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GREENSBORO, N.C. – Russell Henley’s goal of winning this season on the PGA Tour is within his grasp despite a scratchy, grind-it-out round on Saturday.
“I’m not always going to shoot 62 or 64,” said Henley, who did just that the first two rounds en route to shooting a 54-hole total of 15-under 195. “I feel thankful to be under par today.”
On another scorching-hot day in the Gate City, Henley canned a 33-foot eagle putt at the par-5 15th to shoot 1-under 69 at Sedgefield Country Club, and maintained his lead after three rounds of the Wyndham Championship.
“I was just a little bit tentative, maybe a little bit nervous,” Henley conceded. “I’ve never had a four-shot lead, so just kind of dealing with all the thoughts that are not wanted in my head and just trying to focus on what I want to do.”
Henley’s lead was trimmed to three by Tyler McCumber, who fired a bogey-free 66.
Russell Henley gestures to the crowd after making an eagle on the fifteenth hole during the third round of the Wyndham Championship golf tournament. (Rob Kinnan-USA TODAY Sports)
Henley, 32, who talked about his phone alert that reminds him he’s a great putter on Thursday, didn’t make nearly as many putts on Saturday, including suffering a 3-putt bogey at the last from 52 feet. He made a 2-putt birdie at the par-5 fifth and a bogey at 11 and his lead was trimmed to as little as one before he drilled the long eagle putt. (He made a total of 73 feet of putts for the day and 33 of those were on one putt.)
“I hit it a little too hard so I was glad it hit the hole,” he said.
Henley’s short game picked up the slack. He rescued pars at Nos. 12 and 13 that set the stage for his eagle heroics. For the week, Henley has successfully scrambled on 12 of 14 attempts. None were better than the one he made at 13 from the downslope near a bunker to the right of the green.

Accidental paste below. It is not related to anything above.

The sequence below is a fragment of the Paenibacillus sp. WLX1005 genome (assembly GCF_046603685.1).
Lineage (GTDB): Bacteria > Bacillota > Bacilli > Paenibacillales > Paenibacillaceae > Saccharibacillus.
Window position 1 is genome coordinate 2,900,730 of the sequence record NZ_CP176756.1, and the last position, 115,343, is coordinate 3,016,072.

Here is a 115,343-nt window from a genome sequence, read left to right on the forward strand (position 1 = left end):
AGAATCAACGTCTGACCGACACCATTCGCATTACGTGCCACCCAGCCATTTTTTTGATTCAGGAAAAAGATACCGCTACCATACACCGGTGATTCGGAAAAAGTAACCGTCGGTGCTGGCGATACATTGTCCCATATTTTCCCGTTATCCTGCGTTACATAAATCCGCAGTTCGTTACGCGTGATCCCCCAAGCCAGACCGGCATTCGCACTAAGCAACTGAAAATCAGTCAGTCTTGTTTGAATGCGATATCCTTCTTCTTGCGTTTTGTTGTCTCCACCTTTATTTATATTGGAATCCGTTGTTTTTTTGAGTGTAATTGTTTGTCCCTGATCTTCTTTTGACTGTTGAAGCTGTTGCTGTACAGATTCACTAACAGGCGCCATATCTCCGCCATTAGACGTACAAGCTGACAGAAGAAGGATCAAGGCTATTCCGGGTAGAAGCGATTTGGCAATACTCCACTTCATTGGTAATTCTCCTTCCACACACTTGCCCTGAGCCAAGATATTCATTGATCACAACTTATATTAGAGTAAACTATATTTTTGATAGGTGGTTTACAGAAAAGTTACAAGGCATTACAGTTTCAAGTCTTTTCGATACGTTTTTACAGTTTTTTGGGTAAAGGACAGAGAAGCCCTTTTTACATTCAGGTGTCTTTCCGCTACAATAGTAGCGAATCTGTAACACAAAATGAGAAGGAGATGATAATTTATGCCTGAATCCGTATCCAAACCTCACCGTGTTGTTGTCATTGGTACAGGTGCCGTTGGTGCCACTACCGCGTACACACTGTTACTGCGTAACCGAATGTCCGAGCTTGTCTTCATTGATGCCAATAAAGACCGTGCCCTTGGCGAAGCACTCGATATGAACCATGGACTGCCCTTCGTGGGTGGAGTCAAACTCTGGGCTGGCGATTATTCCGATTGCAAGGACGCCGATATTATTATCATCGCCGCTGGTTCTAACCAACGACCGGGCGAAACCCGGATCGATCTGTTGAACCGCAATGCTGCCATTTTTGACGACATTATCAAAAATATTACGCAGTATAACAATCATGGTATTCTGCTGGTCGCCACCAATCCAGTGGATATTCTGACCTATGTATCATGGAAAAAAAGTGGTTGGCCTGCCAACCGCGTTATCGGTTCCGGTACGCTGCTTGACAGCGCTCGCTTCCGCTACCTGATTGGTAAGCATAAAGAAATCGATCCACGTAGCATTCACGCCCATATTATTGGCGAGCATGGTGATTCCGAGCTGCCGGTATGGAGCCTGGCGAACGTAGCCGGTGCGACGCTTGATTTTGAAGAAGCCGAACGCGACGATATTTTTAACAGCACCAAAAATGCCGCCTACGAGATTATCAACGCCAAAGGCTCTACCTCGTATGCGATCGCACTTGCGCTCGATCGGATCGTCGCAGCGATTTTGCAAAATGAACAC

“If I ground my club, I think my ball would have rolled in the bunker, so I couldn’t really put my club down all the way,” he explained. “I had a ton of green to work with and I just judged it with the correct wedge and the right flight and got that up and down. That was a confidence booster under that circumstance.”
Henley said he’s worked hard to improve his short game the past few years, including practicing regularly with former Masters champion Larry Mize, and gaining structure in his practice routine from his putting coach Ramon Bescansa.
“I still don’t feel like I’m the best chipper out here or anything, but I feel a little more comfortable because of the work I’ve put in,” Henley said.
McCumber, 30, is seeking his first PGA Tour title. The son of former Players Championship winner Mark McCumber entered the week having missed six straight cuts but said he’s sticking to “his same recipe.”
“I’ve been playing great,” McCumber said. “Golf doesn’t always give you the results you want. You’ve got to stay in the process and I feel like I’ve been doing that pretty well and getting rewarded for it through the first three rounds this week, so taking that momentum into tomorrow.”
He’ll play in the final group alongside Henley and South Africa’s Branden Grace, who trails Henley by four strokes after shooting 64. Tee times were moved up to the morning with hopes of avoiding inclement weather forecast for later in the day. Overnight rain could also change the complexion of the tournament as Henley tries to become the first wire-to-wire winner this season on Tour. (Sam Burns at the Genesis Invitational, Louis Oosthuizen at the British Open and Harris English last week at the WGC FedEx St. Jude all failed in their attempts.) Twice previously this season, Henley has held or shared the 54-hole lead and both times – at the CJ Cup at Shadow Creek and U.S. Open – he failed to convert.
Lurking within striking distance are some notables familiar with visiting the winner’s circle, including Justin Rose (-10), Adam Scott (-10) Kevin Kisner (-11) and Kevin Na (-11). Said Kisner, who climbed to within a stroke of the lead before bogeys at the final two holes: “I’ve got to shoot something silly tomorrow to have a chance.”
Henley’s been around long enough to know someone just might shoot something silly at Sedgefield.
“Guys could shoot 10 under or they could shoot 2 over here,” said Henley, who hasn’t won since the 2017 Shell Houston Open. “I don’t feel like I’m in a position where I can lay off the gas.”
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